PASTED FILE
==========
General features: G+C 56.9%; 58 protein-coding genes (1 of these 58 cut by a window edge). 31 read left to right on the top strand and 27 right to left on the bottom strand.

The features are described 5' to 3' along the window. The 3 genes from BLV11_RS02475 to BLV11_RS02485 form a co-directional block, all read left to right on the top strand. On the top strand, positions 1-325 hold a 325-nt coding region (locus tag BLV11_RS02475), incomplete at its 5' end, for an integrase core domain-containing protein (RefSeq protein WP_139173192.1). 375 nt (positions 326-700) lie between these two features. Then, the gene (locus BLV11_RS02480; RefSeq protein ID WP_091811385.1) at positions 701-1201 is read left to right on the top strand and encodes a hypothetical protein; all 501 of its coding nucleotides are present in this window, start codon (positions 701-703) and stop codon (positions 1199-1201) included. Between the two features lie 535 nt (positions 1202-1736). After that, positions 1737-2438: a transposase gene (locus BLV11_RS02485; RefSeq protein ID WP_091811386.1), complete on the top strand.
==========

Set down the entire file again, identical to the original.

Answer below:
General features: G+C 56.9%; 58 protein-coding genes (1 of these 58 cut by a window edge). 31 read left to right on the top strand and 27 right to left on the bottom strand.

The features are described 5' to 3' along the window. The 3 genes from BLV11_RS02475 to BLV11_RS02485 form a co-directional block, all read left to right on the top strand. On the top strand, positions 1-325 hold a 325-nt coding region (locus tag BLV11_RS02475), incomplete at its 5' end, for an integrase core domain-containing protein (RefSeq protein WP_139173192.1). 375 nt (positions 326-700) lie between these two features. Then, the gene (locus BLV11_RS02480; RefSeq protein ID WP_091811385.1) at positions 701-1201 is read left to right on the top strand and encodes a hypothetical protein; all 501 of its coding nucleotides are present in this window, start codon (positions 701-703) and stop codon (positions 1199-1201) included. Between the two features lie 535 nt (positions 1202-1736). After that, positions 1737-2438: a transposase gene (locus BLV11_RS02485; RefSeq protein ID WP_091811386.1), complete on the top strand.